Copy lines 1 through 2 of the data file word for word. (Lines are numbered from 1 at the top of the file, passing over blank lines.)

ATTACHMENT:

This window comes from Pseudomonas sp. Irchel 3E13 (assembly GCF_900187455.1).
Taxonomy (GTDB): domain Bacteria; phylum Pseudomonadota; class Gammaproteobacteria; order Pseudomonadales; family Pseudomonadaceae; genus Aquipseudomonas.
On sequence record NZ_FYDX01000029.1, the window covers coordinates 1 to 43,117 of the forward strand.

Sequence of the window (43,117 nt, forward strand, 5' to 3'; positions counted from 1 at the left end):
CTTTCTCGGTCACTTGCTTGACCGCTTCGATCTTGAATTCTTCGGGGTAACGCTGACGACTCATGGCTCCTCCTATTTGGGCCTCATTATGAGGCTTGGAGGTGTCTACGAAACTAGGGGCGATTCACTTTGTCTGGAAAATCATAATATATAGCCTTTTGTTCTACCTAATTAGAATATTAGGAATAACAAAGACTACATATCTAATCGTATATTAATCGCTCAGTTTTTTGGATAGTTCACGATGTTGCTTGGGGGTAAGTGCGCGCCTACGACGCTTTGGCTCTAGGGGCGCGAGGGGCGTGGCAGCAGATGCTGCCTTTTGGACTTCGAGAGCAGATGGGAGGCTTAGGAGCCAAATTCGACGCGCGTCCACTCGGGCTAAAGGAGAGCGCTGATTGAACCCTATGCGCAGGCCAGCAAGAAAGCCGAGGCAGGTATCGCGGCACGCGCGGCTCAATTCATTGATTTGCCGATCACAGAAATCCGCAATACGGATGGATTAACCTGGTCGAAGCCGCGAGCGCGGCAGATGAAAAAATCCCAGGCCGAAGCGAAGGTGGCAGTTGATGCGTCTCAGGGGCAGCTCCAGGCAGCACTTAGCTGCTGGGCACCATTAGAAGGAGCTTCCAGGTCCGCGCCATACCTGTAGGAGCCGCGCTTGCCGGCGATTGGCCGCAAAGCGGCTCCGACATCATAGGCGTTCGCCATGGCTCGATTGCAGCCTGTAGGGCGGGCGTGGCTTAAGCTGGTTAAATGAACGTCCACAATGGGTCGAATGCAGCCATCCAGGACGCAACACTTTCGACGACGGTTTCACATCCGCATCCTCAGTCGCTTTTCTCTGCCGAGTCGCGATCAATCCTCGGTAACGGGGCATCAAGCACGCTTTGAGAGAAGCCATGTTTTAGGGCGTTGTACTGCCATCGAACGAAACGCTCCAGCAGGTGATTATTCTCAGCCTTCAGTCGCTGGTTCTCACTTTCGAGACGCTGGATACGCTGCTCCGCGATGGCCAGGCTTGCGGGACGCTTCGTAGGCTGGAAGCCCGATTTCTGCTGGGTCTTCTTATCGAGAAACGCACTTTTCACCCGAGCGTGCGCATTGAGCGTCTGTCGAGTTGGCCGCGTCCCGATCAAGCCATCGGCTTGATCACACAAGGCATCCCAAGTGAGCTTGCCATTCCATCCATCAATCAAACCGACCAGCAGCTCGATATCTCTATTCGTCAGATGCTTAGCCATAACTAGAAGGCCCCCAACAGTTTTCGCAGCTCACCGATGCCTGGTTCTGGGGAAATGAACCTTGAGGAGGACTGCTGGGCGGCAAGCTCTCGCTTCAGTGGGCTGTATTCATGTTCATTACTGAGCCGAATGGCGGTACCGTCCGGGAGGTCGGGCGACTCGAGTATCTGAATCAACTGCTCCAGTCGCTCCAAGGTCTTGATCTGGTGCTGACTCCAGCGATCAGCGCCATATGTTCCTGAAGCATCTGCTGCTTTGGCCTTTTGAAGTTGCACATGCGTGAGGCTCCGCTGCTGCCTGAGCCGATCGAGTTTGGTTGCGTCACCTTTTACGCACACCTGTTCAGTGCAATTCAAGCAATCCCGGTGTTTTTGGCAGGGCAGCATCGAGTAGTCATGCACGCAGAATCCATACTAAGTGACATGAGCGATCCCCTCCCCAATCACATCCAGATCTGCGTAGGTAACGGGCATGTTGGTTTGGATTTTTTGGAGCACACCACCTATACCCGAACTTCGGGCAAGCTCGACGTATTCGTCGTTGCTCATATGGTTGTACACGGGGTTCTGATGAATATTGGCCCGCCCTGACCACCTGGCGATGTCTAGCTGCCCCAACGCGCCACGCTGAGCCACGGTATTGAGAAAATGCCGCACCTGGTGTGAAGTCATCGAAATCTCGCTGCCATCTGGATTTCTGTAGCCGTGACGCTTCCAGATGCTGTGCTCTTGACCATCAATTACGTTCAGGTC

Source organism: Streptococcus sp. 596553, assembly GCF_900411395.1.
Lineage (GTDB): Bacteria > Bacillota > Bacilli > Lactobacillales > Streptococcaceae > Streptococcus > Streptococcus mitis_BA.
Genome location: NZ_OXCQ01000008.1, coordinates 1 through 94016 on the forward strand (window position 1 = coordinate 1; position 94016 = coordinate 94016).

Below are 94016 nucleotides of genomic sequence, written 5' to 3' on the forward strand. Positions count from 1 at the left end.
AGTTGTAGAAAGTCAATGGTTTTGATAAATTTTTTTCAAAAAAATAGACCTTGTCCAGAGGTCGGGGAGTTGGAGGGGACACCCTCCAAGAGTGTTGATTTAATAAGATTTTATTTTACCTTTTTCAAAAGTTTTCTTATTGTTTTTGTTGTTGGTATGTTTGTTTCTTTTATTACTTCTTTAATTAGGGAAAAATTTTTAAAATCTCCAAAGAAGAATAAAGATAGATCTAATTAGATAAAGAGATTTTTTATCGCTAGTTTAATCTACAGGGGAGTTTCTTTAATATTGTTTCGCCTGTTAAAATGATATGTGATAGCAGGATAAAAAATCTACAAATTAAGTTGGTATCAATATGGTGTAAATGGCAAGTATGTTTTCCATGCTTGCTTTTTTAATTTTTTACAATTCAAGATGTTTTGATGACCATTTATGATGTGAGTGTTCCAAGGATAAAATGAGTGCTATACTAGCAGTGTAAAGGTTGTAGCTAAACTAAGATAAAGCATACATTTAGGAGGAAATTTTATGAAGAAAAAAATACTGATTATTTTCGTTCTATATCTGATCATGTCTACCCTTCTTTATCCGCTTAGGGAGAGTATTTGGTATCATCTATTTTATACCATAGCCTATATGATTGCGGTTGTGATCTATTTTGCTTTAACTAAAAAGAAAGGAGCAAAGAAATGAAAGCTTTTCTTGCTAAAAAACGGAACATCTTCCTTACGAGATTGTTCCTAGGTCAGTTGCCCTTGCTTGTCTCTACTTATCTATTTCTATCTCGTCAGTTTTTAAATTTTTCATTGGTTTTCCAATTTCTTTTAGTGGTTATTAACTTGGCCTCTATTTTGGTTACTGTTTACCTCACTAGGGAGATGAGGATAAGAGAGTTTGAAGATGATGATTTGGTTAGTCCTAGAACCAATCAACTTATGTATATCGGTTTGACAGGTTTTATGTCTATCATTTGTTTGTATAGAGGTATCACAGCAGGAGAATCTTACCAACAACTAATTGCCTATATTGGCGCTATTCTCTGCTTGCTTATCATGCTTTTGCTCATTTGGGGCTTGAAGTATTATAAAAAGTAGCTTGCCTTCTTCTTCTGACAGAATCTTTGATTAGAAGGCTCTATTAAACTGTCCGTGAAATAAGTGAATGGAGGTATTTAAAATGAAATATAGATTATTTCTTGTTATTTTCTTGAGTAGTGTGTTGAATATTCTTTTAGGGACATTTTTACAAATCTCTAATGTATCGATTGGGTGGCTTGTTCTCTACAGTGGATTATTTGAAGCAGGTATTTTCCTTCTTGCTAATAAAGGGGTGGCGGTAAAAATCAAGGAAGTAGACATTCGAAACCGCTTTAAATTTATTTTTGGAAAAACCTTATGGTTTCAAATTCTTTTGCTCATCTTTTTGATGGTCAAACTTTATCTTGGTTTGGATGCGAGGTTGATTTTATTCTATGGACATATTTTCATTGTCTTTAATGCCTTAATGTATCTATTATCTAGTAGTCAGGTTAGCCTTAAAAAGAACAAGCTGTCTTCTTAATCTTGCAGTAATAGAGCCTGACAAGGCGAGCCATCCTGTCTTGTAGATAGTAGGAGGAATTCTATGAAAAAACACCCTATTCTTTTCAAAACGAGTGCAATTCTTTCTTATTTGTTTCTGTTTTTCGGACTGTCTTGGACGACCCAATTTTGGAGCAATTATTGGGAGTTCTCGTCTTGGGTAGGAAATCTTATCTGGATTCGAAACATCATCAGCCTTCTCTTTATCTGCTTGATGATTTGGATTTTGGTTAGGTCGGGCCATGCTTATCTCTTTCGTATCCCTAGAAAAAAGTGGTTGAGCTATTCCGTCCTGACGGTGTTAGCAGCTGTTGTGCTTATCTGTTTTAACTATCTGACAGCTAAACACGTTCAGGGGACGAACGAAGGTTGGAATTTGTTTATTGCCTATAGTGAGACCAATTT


This window comes from Pseudomonas sp. Irchel 3E13 (assembly GCF_900187455.1).
Taxonomy (GTDB): domain Bacteria; phylum Pseudomonadota; class Gammaproteobacteria; order Pseudomonadales; family Pseudomonadaceae; genus Aquipseudomonas.